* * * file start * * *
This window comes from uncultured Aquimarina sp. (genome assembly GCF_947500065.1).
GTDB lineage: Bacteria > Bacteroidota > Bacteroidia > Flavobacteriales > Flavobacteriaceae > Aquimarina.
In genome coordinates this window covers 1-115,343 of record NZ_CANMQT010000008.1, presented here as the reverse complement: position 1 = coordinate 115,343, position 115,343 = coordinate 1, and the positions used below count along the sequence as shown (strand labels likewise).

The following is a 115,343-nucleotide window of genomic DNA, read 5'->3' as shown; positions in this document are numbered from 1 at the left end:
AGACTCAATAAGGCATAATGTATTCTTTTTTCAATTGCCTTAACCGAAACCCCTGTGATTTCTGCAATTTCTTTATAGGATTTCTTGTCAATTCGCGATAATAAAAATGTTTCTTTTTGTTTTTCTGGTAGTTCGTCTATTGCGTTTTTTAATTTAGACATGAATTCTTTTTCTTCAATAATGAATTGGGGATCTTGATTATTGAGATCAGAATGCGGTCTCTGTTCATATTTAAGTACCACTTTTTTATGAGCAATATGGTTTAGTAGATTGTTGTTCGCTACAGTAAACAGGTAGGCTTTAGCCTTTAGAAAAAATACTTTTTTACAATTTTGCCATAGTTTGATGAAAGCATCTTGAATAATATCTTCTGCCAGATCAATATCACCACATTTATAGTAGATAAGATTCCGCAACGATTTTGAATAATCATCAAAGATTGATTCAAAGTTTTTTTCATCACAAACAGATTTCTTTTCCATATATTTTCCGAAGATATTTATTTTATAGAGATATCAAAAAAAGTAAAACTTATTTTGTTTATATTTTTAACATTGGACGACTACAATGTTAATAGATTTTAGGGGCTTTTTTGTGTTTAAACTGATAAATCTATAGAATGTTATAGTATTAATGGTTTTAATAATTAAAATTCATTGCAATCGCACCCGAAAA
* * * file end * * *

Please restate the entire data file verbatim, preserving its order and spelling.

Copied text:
This window comes from uncultured Aquimarina sp. (genome assembly GCF_947500065.1).
GTDB lineage: Bacteria > Bacteroidota > Bacteroidia > Flavobacteriales > Flavobacteriaceae > Aquimarina.
In genome coordinates this window covers 1-115,343 of record NZ_CANMQT010000008.1, presented here as the reverse complement: position 1 = coordinate 115,343, position 115,343 = coordinate 1, and the positions used below count along the sequence as shown (strand labels likewise).

The following is a 115,343-nucleotide window of genomic DNA, read 5'->3' as shown; positions in this document are numbered from 1 at the left end:
AGACTCAATAAGGCATAATGTATTCTTTTTTCAATTGCCTTAACCGAAACCCCTGTGATTTCTGCAATTTCTTTATAGGATTTCTTGTCAATTCGCGATAATAAAAATGTTTCTTTTTGTTTTTCTGGTAGTTCGTCTATTGCGTTTTTTAATTTAGACATGAATTCTTTTTCTTCAATAATGAATTGGGGATCTTGATTATTGAGATCAGAATGCGGTCTCTGTTCATATTTAAGTACCACTTTTTTATGAGCAATATGGTTTAGTAGATTGTTGTTCGCTACAGTAAACAGGTAGGCTTTAGCCTTTAGAAAAAATACTTTTTTACAATTTTGCCATAGTTTGATGAAAGCATCTTGAATAATATCTTCTGCCAGATCAATATCACCACATTTATAGTAGATAAGATTCCGCAACGATTTTGAATAATCATCAAAGATTGATTCAAAGTTTTTTTCATCACAAACAGATTTCTTTTCCATATATTTTCCGAAGATATTTATTTTATAGAGATATCAAAAAAAGTAAAACTTATTTTGTTTATATTTTTAACATTGGACGACTACAATGTTAATAGATTTTAGGGGCTTTTTTGTGTTTAAACTGATAAATCTATAGAATGTTATAGTATTAATGGTTTTAATAATTAAAATTCATTGCAATCGCACCCGAAAA